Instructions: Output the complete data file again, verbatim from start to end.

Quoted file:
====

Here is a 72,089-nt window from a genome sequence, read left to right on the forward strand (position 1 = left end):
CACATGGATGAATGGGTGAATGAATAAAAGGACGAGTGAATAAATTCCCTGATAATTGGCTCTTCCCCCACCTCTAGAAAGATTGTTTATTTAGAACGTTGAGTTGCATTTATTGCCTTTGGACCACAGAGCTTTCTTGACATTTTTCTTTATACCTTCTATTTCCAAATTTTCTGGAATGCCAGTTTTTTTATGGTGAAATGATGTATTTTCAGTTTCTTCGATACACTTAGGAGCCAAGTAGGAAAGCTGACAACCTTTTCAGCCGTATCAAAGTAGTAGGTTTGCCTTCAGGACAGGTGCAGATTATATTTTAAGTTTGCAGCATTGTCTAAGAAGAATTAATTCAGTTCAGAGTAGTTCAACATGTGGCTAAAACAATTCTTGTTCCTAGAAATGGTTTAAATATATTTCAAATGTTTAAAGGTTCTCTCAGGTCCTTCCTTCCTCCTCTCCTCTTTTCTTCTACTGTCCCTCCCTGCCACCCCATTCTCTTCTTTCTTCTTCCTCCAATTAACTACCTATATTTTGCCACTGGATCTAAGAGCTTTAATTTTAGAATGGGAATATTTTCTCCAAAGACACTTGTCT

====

Here is a 72,089-nt window from a genome sequence, read left to right on the forward strand (position 1 = left end):
CACATGGATGAATGGGTGAATGAATAAAAGGACGAGTGAATAAATTCCCTGATAATTGGCTCTTCCCCCACCTCTAGAAAGATTGTTTATTTAGAACGTTGAGTTGCATTTATTGCCTTTGGACCACAGAGCTTTCTTGACATTTTTCTTTATACCTTCTATTTCCAAATTTTCTGGAATGCCAGTTTTTTTATGGTGAAATGATGTATTTTCAGTTTCTTCGATACACTTAGGAGCCAAGTAGGAAAGCTGACAACCTTTTCAGCCGTATCAAAGTAGTAGGTTTGCCTTCAGGACAGGTGCAGATTATATTTTAAGTTTGCAGCATTGTCTAAGAAGAATTAATTCAGTTCAGAGTAGTTCAACATGTGGCTAAAACAATTCTTGTTCCTAGAAATGGTTTAAATATATTTCAAATGTTTAAAGGTTCTCTCAGGTCCTTCCTTCCTCCTCTCCTCTTTTCTTCTACTGTCCCTCCCTGCCACCCCATTCTCTTCTTTCTTCTTCCTCCAATTAACTACCTATATTTTGCCACTGGATCTAAGAGCTTTAATTTTAGAATGGGAATATTTTCTCCAAAGACACTTGTCT